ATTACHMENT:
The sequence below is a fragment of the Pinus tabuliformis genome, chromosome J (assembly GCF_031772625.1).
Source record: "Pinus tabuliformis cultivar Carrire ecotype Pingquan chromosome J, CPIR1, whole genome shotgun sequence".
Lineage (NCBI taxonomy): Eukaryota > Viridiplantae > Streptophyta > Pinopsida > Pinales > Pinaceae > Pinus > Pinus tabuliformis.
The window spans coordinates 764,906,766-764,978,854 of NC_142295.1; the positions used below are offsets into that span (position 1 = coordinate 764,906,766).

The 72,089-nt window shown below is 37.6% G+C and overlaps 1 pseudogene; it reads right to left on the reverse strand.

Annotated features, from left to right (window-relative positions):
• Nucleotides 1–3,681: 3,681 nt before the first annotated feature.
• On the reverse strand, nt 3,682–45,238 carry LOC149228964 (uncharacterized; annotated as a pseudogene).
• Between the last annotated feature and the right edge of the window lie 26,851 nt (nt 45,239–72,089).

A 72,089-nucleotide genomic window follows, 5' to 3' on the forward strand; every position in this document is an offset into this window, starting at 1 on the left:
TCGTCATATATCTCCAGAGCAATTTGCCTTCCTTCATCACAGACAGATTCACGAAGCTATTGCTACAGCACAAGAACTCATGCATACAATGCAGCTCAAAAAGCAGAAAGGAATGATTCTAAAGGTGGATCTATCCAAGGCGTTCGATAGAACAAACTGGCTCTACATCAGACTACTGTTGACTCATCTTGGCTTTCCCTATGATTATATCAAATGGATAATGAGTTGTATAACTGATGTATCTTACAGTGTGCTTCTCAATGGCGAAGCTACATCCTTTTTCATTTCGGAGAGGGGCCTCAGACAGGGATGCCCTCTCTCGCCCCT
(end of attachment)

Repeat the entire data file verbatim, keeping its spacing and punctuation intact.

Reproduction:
The sequence below is a fragment of the Pinus tabuliformis genome, chromosome J (assembly GCF_031772625.1).
Source record: "Pinus tabuliformis cultivar Carrire ecotype Pingquan chromosome J, CPIR1, whole genome shotgun sequence".
Lineage (NCBI taxonomy): Eukaryota > Viridiplantae > Streptophyta > Pinopsida > Pinales > Pinaceae > Pinus > Pinus tabuliformis.
The window spans coordinates 764,906,766-764,978,854 of NC_142295.1; the positions used below are offsets into that span (position 1 = coordinate 764,906,766).

The 72,089-nt window shown below is 37.6% G+C and overlaps 1 pseudogene; it reads right to left on the reverse strand.

Annotated features, from left to right (window-relative positions):
• Nucleotides 1–3,681: 3,681 nt before the first annotated feature.
• On the reverse strand, nt 3,682–45,238 carry LOC149228964 (uncharacterized; annotated as a pseudogene).
• Between the last annotated feature and the right edge of the window lie 26,851 nt (nt 45,239–72,089).

A 72,089-nucleotide genomic window follows, 5' to 3' on the forward strand; every position in this document is an offset into this window, starting at 1 on the left:
TCGTCATATATCTCCAGAGCAATTTGCCTTCCTTCATCACAGACAGATTCACGAAGCTATTGCTACAGCACAAGAACTCATGCATACAATGCAGCTCAAAAAGCAGAAAGGAATGATTCTAAAGGTGGATCTATCCAAGGCGTTCGATAGAACAAACTGGCTCTACATCAGACTACTGTTGACTCATCTTGGCTTTCCCTATGATTATATCAAATGGATAATGAGTTGTATAACTGATGTATCTTACAGTGTGCTTCTCAATGGCGAAGCTACATCCTTTTTCATTTCGGAGAGGGGCCTCAGACAGGGATGCCCTCTCTCGCCCCT